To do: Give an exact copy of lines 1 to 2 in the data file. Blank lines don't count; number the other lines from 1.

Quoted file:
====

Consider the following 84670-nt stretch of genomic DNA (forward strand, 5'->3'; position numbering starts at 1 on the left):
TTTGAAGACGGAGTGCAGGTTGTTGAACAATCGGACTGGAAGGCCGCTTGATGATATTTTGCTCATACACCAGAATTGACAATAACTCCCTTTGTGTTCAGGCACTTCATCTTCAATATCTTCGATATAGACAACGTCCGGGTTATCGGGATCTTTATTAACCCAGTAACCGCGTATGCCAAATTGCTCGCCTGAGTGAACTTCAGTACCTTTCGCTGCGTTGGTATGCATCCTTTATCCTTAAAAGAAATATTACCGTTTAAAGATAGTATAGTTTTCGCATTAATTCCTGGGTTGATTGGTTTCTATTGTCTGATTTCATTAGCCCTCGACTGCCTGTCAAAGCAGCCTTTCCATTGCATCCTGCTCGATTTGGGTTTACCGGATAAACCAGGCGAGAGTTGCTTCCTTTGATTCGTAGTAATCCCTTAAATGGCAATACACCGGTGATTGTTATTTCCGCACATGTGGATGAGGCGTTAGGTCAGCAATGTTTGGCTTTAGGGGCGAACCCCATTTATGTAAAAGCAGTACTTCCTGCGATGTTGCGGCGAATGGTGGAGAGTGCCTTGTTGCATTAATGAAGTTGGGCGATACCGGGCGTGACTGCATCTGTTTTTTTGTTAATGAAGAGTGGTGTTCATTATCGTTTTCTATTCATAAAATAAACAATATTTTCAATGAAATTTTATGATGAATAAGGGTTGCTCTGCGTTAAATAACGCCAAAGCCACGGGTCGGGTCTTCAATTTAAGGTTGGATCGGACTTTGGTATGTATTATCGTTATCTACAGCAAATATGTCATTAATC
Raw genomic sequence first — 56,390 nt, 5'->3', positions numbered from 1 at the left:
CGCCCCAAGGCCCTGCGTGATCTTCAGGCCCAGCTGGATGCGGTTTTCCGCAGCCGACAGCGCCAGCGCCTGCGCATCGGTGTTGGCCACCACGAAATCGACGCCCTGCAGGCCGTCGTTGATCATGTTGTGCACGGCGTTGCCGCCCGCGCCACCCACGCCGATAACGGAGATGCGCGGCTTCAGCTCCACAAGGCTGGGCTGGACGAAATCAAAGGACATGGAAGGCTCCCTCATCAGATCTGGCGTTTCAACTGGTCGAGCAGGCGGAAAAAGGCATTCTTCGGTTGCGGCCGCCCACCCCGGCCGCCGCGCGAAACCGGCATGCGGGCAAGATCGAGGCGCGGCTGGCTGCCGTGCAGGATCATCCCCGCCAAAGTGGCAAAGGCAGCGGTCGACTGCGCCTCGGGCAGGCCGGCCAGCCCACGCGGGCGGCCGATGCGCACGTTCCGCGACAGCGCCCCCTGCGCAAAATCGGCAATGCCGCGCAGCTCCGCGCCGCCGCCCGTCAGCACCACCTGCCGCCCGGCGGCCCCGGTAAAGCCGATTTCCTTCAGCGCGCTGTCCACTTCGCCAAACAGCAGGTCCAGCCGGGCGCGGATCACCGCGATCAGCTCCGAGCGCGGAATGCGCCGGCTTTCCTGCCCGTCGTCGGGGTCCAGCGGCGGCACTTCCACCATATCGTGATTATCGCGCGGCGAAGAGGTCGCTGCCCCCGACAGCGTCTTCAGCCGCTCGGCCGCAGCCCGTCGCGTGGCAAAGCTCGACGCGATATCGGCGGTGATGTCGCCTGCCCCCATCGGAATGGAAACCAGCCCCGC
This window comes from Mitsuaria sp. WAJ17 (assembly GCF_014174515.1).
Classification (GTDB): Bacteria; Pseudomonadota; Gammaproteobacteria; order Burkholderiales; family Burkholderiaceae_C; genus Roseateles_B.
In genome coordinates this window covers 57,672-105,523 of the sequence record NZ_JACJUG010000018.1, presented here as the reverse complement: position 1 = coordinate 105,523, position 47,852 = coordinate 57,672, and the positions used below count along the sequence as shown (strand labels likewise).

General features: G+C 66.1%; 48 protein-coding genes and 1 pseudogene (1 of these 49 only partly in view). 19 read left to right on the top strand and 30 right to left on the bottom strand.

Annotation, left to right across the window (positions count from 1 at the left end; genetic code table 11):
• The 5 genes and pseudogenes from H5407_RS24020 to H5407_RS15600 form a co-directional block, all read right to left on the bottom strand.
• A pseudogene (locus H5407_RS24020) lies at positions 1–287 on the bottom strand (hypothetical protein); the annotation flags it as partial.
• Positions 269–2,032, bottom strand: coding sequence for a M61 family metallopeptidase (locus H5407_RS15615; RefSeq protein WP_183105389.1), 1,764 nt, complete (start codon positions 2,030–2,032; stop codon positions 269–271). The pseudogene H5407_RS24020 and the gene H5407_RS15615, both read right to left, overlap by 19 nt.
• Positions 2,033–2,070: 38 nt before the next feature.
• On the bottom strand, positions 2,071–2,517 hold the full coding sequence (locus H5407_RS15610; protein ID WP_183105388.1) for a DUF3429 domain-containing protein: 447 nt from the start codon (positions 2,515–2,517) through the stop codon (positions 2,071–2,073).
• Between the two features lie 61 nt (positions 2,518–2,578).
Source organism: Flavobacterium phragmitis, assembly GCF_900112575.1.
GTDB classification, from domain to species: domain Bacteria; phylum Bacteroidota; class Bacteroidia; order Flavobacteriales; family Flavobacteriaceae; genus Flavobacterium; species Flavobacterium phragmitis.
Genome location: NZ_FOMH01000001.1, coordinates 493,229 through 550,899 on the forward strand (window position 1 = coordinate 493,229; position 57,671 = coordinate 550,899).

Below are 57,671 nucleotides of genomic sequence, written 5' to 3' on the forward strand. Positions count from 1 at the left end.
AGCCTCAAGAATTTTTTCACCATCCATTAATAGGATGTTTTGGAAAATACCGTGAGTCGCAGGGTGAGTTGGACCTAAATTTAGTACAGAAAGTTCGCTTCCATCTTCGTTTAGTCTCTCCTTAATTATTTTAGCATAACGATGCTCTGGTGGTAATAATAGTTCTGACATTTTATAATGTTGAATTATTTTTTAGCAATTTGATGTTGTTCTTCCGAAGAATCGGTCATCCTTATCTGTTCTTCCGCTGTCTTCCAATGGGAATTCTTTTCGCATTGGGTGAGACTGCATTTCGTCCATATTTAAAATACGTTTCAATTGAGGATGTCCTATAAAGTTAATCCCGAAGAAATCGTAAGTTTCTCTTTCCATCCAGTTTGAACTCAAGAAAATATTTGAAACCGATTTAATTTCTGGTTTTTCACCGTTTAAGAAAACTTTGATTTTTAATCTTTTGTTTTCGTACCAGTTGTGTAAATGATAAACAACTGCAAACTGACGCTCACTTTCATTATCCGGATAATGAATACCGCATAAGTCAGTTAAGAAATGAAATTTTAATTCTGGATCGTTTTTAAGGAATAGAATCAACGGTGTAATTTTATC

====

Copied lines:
Consider the following 84670-nt stretch of genomic DNA (forward strand, 5'->3'; position numbering starts at 1 on the left):
TTTGAAGACGGAGTGCAGGTTGTTGAACAATCGGACTGGAAGGCCGCTTGATGATATTTTGCTCATACACCAGAATTGACAATAACTCCCTTTGTGTTCAGGCACTTCATCTTCAATATCTTCGATATAGACAACGTCCGGGTTATCGGGATCTTTATTAACCCAGTAACCGCGTATGCCAAATTGCTCGCCTGAGTGAACTTCAGTACCTTTCGCTGCGTTGGTATGCATCCTTTATCCTTAAAAGAAATATTACCGTTTAAAGATAGTATAGTTTTCGCATTAATTCCTGGGTTGATTGGTTTCTATTGTCTGATTTCATTAGCCCTCGACTGCCTGTCAAAGCAGCCTTTCCATTGCATCCTGCTCGATTTGGGTTTACCGGATAAACCAGGCGAGAGTTGCTTCCTTTGATTCGTAGTAATCCCTTAAATGGCAATACACCGGTGATTGTTATTTCCGCACATGTGGATGAGGCGTTAGGTCAGCAATGTTTGGCTTTAGGGGCGAACCCCATTTATGTAAAAGCAGTACTTCCTGCGATGTTGCGGCGAATGGTGGAGAGTGCCTTGTTGCATTAATGAAGTTGGGCGATACCGGGCGTGACTGCATCTGTTTTTTTGTTAATGAAGAGTGGTGTTCATTATCGTTTTCTATTCATAAAATAAACAATATTTTCAATGAAATTTTATGATGAATAAGGGTTGCTCTGCGTTAAATAACGCCAAAGCCACGGGTCGGGTCTTCAATTTAAGGTTGGATCGGACTTTGGTATGTATTATCGTTATCTACAGCAAATATGTCATTAATC